Virginia Grey was born on March 22, 1917 in Los Angeles, California, the daughter of actor Ray Grey – he was one of the Keystone Kops – and director for Mack Sennett and appeared on the silent screen with Mabel Normand, Dorothy Gish and Ben Turpin, among others. He died while Virginia was still a child. One of her early babysitters was Gloria Swanson. Grey debuted at the age of ten in the silent film “Uncle Tom’s Cabin” (1927) as Little Eva. She continued acting for a few more years, but then left movies in order to finish her education.
Grey returned to films in the 1930s with bit parts and extra work, but she eventually signed a contract with MGM and appeared in such movies as “Another Thin Man” (1939), “Hullabaloo” (1940) and “The Big Store” (1941). She played Consuela McNish in “The Hardys Ride High” (1939) with Mickey Rooney, and in 1942 she was in “Tarzan’s New York Adventure” with Johnny Weissmuller and Maureen O’Sullivan.
She left MGM in 1942, and signed with several different studios over the years, working steadily.
During her participation in WWII bond drives, she developed a close relationship with John Basilone, US Marine Medal of Honor winner, who was later killed on Iwo Jima.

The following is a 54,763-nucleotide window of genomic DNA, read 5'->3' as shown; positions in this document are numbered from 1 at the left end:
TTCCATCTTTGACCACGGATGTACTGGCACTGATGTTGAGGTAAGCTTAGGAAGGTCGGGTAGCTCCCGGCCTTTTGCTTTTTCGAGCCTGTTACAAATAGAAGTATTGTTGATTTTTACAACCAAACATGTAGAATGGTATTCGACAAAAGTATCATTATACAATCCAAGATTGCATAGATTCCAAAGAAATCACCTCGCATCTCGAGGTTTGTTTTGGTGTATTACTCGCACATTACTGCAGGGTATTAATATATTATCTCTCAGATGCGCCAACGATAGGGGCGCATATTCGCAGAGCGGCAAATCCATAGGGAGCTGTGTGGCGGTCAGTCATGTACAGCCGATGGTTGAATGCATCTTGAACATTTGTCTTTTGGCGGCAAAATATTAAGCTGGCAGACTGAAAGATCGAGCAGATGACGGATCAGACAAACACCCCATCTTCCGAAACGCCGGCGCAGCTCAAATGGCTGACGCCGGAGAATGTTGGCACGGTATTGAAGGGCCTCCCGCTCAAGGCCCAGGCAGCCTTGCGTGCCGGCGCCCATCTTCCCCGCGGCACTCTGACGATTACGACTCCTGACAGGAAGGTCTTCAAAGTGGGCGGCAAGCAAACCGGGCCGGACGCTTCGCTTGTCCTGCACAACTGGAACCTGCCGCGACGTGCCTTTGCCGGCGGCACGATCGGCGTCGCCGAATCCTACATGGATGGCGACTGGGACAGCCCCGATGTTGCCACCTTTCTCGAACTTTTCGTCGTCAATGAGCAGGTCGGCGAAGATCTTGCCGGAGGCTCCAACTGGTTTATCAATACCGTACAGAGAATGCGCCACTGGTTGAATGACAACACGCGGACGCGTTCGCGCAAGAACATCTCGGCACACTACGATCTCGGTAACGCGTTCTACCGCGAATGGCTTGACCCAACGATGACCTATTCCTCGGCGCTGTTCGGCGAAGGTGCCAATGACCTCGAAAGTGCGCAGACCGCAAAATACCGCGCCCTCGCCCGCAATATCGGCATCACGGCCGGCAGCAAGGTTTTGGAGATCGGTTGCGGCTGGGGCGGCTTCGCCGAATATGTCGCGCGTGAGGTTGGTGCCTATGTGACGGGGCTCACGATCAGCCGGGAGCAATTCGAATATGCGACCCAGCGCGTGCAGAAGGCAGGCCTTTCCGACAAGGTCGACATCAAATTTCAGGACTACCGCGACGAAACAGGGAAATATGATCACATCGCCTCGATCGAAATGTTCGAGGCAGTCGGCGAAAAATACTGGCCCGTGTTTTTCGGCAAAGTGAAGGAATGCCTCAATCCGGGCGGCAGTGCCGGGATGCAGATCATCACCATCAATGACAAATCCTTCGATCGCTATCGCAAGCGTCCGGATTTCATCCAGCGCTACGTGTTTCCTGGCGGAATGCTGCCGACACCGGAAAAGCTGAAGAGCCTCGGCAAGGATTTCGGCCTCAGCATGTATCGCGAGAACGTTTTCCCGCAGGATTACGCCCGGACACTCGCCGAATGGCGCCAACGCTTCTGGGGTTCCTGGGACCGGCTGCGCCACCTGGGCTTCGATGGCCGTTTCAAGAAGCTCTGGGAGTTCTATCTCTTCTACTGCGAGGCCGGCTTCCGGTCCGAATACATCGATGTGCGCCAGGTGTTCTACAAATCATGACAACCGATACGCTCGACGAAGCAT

She had an on again/off again relationship with Clark Gable in the 1940s. After his wife Carole Lombard died and he returned from military service, Clark and Virginia were often seen at restaurants and nightclubs together. Many, including Virginia herself, expected him to marry her. The tabloids were all expecting the wedding announcement. It was a great surprise when he hastily married Lady Sylvia Ashley in 1949. Virginia was heartbroken. They divorced in 1952, but much to Virginia’s dismay their brief romance was never rekindled. Her friends say that her hoping and waiting for Clark was the reason she never married.
She was a regular on television in the 1950s and 1960s, appearing on “Playhouse 90”, “General Electric Theater”, “The DuPont Show with June Allyson”, “Your Show of Shows”, “Wagon Train”, “Bonanza”, “Marcus Welby, M.D.”, “Love, American Style”, “Burke’s Law”, “The Virginian”, “Peter Gunn”, “The Red Skelton Show” and many others.
Although never a box office star, Miss Grey was as indomitable as she was versatile, acting in more than 100 films and 40 television shows — musicals, comedies, adventure films, westerns and romantic dramas.
She retired from the screen in the early 1970s and passed away due to heart failure at the Motion Picture and Television Retirement Home on July 31, 2004, at age 87.